Become a better investor
Lesson in Course: Derivatives and options (beginner, 4min )
I can start to see how options are very different than stock. What is in an option that makes them so different?
Options can seem intimidating as we're starting out. They tend to have a lot more moving parts than stocks, and we may have heard about the negative consequences of misusing options. We're going to simplify things by imagining one of our friends had just asked us if we'd like to go to a concert with them for their birthday. Some immediate questions that come to mind before we say yes are, "What is the band? When is it? and How much does it cost?" Let's answer those questions for an option.
The takeaways for this lesson are:
The underlying of an option is the asset promised in a contract between two investors.
In most cases, the buyer and seller of an option contract are making an agreement on the future purchase or sale of a stock of a public company. However, the investors aren't just limited to stocks and can make the underlying any other vehicle with a ticker. This can include ETFs, Mutual Funds, and REITs. The options contract between the investors represents an agreement to either buy or sell this underlying asset, and the value of the options contract depends on the price of the underlying.
Typically, a single option contract represents the right to purchase 100 shares of the underlying.
A lot size of 100 shares is standard across all options contracts. The lot size brings a larger component of risk to stock options since one stock option exposes us to the price movement of 100 shares. Both gains and losses are magnified.
The maturity of an option is the last trading date the contractual agreement is good for.
The option contract is in effect from the minute we purchase it until the end of the maturity date stated on the contract. After the maturity date, the option contract is expired or void. As a buyer, we can only pick from the available maturity dates presented by sellers. Once the maturity date is determined, it cannot be changed.
The strike price is the price of the underlying stock that the buyer and seller of the option contract have agreed upon to cover in the contract.
We learned above that an option contract is between two investors to buy or sell the underlying. The contract also states the price the underlying can be bought or sold. For example, the strike price for a call option is the price per share the option holder can buy stock from the seller of the option. The strike price for a put option is the price per share the option holder can sell stock to the seller of the option.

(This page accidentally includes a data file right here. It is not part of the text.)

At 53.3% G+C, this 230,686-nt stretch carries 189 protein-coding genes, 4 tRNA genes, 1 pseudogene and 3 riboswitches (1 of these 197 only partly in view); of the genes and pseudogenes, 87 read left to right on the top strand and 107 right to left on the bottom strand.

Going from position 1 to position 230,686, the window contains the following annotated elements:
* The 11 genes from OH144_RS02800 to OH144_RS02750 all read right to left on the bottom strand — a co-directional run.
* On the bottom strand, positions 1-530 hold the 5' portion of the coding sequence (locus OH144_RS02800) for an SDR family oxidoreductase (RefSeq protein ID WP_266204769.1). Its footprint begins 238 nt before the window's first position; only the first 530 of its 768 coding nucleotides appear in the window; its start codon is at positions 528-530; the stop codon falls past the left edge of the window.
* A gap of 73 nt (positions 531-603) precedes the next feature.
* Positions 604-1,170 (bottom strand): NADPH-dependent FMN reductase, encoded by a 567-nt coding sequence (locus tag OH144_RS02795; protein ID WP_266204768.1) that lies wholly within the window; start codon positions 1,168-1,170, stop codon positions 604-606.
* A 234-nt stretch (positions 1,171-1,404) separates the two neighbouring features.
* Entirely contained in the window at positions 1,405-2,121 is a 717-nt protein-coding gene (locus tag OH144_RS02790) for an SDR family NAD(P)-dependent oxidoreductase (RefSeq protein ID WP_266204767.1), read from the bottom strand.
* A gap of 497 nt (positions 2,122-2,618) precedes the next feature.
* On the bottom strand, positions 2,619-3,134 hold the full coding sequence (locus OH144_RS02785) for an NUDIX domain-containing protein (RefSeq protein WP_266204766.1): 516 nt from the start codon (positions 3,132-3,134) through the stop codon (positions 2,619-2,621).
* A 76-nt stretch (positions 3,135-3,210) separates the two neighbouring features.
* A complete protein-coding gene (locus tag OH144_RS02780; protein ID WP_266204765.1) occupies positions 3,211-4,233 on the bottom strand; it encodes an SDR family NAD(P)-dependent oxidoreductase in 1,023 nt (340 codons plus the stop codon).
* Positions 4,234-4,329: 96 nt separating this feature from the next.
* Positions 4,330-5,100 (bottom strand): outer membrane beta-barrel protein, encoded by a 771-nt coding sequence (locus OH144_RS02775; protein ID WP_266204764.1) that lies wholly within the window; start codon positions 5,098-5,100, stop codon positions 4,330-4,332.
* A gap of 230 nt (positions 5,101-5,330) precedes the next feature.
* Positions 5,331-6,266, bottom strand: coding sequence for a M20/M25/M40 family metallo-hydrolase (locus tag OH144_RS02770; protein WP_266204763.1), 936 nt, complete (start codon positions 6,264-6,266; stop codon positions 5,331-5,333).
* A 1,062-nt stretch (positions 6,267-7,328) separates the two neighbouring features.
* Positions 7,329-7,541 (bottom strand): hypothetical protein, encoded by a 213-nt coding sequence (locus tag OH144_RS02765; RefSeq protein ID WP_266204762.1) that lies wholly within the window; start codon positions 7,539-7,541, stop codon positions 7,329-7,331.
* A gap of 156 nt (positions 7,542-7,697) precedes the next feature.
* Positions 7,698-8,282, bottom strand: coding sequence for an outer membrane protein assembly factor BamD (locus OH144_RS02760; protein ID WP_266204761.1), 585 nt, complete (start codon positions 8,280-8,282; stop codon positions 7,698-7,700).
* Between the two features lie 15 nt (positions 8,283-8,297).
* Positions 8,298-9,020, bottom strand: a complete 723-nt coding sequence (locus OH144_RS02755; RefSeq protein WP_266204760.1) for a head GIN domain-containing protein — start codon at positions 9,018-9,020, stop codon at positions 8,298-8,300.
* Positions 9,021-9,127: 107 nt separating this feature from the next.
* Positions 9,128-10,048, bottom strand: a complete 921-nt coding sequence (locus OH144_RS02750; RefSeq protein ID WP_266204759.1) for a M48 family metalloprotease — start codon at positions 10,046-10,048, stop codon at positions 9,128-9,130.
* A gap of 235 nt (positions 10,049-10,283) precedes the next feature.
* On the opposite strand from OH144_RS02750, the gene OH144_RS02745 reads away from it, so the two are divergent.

The option price is how much the buyer has to pay the seller to own the contract based on the maturity date and strike price.
Not to be confused with the strike price, the option price represents the cost the seller is charging to buy the options contract. The option price can also represent the cash we would receive if we became sellers of the options contract. It's important to note that the option price is quoted on the price per share for the contract and we need to multiply by the share count covered by the contract(s) to arrive at the total cost.
For example, the option price for a $9 strike price call option on Ford stock($F) is $2 per share. The cost to buy one contract requires us to multiple the price by the lot size ($2.00 x 100) for a total cost of $200. Two contracts would cost us $400 ($2.00 x 100 x 2), and so on.
Here is an example of where to find most of these components within the user interface of a mobile trading platform like Robinhood.
No matter what type of options, every contract will have a unique combination of these five components. We should get familiar and comfortable with these components as they will build directly into basic and advanced strategies. Do we feel confident enough to explain these concepts to a friend? Invite them today to learn along aside you.